Godtalk: What do we really want?


The spiritual quest starts with our desires, asking, "What do I really want  in my  life?"  St Ignatius  

Our  desires  are pivotal  to our search. We often look for the right things in the wrong places, and some pay for it the rest of their lives. Unlike what many people think today, Ignatius would not rate "being happy" as the most important desire to have and possess.  

He was not against joy;  it’s just that he would argue against what we sometimes hear parents say they want for their children: "I don't care what my kids do, as long as they're happy"; or what we might say, "I need to make some big changes in my life because I should be happier." Maybe we do need to make some big changes in our life, but not for the primary pursuit of happiness. In this world, everlasting happiness is a myth. 

The social researcher, Hugh Mackay, sums up our contemporary problem with happiness being the essential human goal:
“ Weekends should be great.  Holidays should be havens of happiness.  Work should be fun, or, if not fun, then at least stimulating and satisfying.  So should marriage, and if it isn’t, then we should strive for a perfect divorce in which we and our former partner will behave in the civilised and responsible way we couldn’t quite manage during our marriage.  The kids themselves should be gifted in ways that make them worthy of special attention.  Sex should be blissful and deeply satisfying, every time. Sport?  It’s all about winning, of course.  Our counsellors, it goes without saying, should all be gurus."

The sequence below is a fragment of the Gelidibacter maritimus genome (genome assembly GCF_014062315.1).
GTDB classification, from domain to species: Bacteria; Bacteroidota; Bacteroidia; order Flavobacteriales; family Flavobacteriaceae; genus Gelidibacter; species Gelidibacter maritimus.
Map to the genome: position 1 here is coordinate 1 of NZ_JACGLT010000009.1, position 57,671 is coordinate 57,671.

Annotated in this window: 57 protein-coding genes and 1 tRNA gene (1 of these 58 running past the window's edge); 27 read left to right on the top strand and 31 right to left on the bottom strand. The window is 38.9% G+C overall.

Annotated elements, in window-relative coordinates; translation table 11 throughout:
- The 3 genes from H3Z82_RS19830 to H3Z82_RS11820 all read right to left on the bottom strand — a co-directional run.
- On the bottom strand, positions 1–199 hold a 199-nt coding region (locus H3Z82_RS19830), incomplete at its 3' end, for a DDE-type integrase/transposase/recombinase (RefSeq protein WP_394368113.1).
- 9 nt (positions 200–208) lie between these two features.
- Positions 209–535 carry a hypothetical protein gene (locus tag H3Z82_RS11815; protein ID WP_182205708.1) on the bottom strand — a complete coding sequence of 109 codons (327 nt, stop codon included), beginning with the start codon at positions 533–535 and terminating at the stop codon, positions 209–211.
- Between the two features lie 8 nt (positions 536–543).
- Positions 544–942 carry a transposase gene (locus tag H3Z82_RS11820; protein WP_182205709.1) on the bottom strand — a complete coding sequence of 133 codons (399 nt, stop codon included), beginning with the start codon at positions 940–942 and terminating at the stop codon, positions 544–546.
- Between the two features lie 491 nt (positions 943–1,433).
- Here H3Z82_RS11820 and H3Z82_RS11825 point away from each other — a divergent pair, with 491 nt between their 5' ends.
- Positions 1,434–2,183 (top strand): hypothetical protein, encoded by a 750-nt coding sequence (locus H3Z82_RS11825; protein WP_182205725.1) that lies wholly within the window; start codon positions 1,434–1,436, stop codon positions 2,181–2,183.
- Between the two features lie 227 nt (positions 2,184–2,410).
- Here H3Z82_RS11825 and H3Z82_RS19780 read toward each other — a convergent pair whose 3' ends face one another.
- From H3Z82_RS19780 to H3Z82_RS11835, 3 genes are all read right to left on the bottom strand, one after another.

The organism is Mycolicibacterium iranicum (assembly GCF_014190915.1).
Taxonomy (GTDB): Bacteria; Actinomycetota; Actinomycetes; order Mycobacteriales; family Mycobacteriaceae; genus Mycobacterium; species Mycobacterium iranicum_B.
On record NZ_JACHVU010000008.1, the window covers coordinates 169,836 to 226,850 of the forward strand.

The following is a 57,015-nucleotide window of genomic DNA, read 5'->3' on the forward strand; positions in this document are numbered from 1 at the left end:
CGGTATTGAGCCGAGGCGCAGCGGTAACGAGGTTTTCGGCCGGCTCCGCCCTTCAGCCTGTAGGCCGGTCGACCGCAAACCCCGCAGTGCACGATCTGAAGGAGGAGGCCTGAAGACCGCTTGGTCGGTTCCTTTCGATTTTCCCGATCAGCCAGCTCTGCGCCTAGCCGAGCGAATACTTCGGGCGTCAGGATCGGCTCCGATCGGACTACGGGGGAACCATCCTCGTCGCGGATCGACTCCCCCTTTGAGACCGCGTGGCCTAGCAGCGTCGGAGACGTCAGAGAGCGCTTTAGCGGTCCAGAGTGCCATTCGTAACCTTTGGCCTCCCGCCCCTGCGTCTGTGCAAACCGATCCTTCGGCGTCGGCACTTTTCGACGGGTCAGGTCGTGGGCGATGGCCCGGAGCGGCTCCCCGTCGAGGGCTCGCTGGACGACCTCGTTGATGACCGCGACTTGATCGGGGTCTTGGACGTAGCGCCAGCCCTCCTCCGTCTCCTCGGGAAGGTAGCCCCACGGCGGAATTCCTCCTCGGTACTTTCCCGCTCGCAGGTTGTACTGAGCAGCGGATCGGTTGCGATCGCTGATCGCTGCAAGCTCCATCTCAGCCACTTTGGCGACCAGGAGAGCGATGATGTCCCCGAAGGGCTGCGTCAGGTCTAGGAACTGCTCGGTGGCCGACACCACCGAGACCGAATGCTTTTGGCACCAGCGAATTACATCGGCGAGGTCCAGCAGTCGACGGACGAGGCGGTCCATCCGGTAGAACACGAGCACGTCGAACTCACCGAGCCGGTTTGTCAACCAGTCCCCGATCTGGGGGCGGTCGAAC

“Our cars should be perfectly safe.  The state should leave us alone to get on with our lives in peace, but should exert tight control over the behaviour of other people who mightn’t be as responsible or competent as we are.  In our perfect world, blame is easy to affix, revenge is sweet, and outcomes are always positive (for us).  Life should proceed from one thrilling gratification to the next, banners triumphantly aflutter, joy unbounding.  All we want is heaven on earth.  Is that too much to ask?” 

From hard experience, Ignatius knew that happiness would be the welcome by-product of living out the highest goals in life:  to be the most loving, hopeful and faithful person possible.

How would people respond if we were to make that response our new mantra to the question, What do you most want for your kids?  “I really just want them to be the most faithful, hopeful, and loving people they can be.”  As in everything important in their lives, our children and young adults learn what this looks like from the adult role models around them.

Peter Knott SJ